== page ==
The problem here is that CURL seems not to provide a total abstraction of the SSL implementation it uses, and for proper threading support, PyCURL needs to run special code for the crypto-support library (libcrypto for OpenSSL; libgcrypt for GnuTLS). I’m sincerely not sure how big the problem would be when you mix and match the CURL and PyCURL implementations, I also have no idea what would happen if you were to use CURL with NSS and PyCURL with that (which will not provide locking for crypto at all). What I can tell you, is that if you change the SSL provider in CURL, you’d better rebuild PyCURL, to be on the safe side. And there is currently no way to let Portage do that automatically for you.

And if you are using CURL with NSS and you see Portage asking you to disable it in favour of GnuTLS or OpenSSL, you’ll know why: PyCURL is likely to be your answer. At least once the bug will be addressed.

Ebuilds have to be done right

There is quite some stir right now in the gentoo-dev mailing list following a mass-masking and for removal of packages for QA and security reasons; I think that Alec nailed down most of the issues with his comments:

> This thread is yet another proof that we need to introduce a “Upcoming
> masking” for unmaintained packages.


Shall I file those forms in triplicate and fax them to the main office sir?


Since amazingly I actually started the Treecleaners project; the
intent was actually to fix problems with packages. Part of the
problem is that there are hundreds of packages in the tree and the
fixes vary in complexity so it is difficult to create hard-and-fast
rules on when to keep a package versus when to toss it. One of the
things I like about masking is that it quickly gets people who
actually care about the package up to bat to fix it instead of leaving
it broken for months. I realize maintainers do not exactly enjoy this
kind of poking, however when things have been left for long enough I
believe our options become a bit more limited (in this case, masking
for removal due to unfixed sec bugs.)

Now, this is one issue I already partly addressed in my post about the five minutes fix myth but I’d like to remind again that even though we can easily spot some blatant problems with packages, having a package that compiles and that passes the obvious, programmatic QA checks does not really tell you much about the health status of the package; indeed, you won’t know whether the package works at all for the final users. Tying to another post of mine (incidentally, someone complained about my self-reference to posts… should I stop giving pointers and context?), I have to admit that sometimes it’s impossible to have a 100% coverage of packages, among other reasons because some packages need particular hardware, or particular software components set up, to be able to test them effectively. On the other hand, when such a complex setup isn’t strictly needed, we should expect some level of testing when making changes, minor or otherwise.

Sometimes, the mistakes are in the messages logged by the ebuild, at other times, the problem is that some important part of the package is missing, for example because the install phase is manually written in the ebuild, and upstream has added some extra utility that is installed by make install but is obviously ignored by the ebuild (and this actually is one of the points that Donnie brought up when I suggested to override upstream build systems with an eclass: we’d have to triple-check the new releases to make sure that no further source files or objects or libraries were added from the previously-packaged version). All these things are almost impossible to identify in a nice, programmatic scripted way, and need knowledge of a package, checking the release notes having an idea how to test the package.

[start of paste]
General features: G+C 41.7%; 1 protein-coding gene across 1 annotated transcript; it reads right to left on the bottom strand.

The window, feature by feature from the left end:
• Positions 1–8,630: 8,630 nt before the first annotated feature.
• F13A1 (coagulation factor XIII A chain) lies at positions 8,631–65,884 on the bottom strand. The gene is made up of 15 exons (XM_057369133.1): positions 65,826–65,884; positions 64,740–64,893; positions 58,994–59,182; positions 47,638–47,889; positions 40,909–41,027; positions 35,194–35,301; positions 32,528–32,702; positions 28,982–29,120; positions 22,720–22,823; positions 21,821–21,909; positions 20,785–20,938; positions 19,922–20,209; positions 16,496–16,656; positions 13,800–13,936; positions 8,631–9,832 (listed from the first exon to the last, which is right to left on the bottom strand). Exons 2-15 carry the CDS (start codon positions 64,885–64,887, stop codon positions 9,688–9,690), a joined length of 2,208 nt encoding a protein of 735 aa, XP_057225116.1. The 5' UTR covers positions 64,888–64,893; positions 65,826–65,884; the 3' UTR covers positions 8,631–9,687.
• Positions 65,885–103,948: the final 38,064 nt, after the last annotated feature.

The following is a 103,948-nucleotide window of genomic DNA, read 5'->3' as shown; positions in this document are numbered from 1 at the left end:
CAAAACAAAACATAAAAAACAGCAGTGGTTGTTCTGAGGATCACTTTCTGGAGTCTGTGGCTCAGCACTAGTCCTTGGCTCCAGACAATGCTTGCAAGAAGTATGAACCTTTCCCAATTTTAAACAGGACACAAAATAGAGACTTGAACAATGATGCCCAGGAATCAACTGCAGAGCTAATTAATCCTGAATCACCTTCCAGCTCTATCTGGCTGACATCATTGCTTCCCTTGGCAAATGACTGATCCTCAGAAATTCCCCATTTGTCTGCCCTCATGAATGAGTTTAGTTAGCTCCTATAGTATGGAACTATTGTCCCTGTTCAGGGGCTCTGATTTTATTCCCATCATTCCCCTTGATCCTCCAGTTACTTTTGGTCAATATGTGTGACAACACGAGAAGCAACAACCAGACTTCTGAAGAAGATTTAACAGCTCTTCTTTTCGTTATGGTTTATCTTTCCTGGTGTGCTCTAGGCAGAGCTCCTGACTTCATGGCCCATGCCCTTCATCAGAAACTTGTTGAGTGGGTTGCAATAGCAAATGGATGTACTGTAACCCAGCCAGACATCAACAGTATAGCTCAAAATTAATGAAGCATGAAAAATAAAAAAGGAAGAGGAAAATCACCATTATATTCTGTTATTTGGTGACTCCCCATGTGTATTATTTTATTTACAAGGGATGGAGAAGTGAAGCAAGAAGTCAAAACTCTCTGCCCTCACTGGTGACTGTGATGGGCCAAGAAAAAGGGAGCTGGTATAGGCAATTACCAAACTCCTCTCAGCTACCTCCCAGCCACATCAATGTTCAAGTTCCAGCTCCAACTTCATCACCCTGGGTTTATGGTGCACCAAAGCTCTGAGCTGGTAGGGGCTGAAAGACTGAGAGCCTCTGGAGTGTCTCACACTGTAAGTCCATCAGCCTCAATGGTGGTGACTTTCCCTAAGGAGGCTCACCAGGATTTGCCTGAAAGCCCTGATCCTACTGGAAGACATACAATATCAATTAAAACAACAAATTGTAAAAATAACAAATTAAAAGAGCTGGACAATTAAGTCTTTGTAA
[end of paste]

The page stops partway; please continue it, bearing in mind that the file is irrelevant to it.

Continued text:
For instance, I’ve been looking into sys-libs/libnss-pgsql today, as I have an interest on it; the ebuild installs the shared library manually (skipping libtool’s relinking phase, by the way); why did it do that? It takes four steps rather than the one needed for make install… well, the reason was obvious (but not commented upon!) after changing it to use make install: a post-install check actually aborted the merge: the problem was that the package installed the Name Service Switch library in /lib, but also installed the static archive and the libtool .la file, both of which are definitely not needed in /lib. The handwritten install solution solves the symptoms but not the following problems:

  • it will still build the static archive (non-PIC) version, causing twice the number of compiler calls;
  • it won’t tell upstream that they forgot one thing in their;
  • it’s still wrong because the libraries it links to are not available in /lib: it won’t be working before mounting /usr if /usr is on a different partition (who does still do that, nowadays?!) — it should be in /usr itself, at this point (and yes, you can do that: both GNU libc and FreeBSD – which has a different NSS interface by the way – check both /usr and /usr/lib).

Incidentally, why does glibc’s default nsswitch.con use db files for services, protocols, svc and ethers? Their presence in there means that each time you call into glibc to resolve a port name, it makes eight open() syscalls trying to find the file. It doesn’t sound too right.

I have patches, and I have a new ebuild, I’ll see to send them upstream and get it committed (by someone else, or by picking maintainership for it) in the next day or so. In the mean time I have to get back to my work.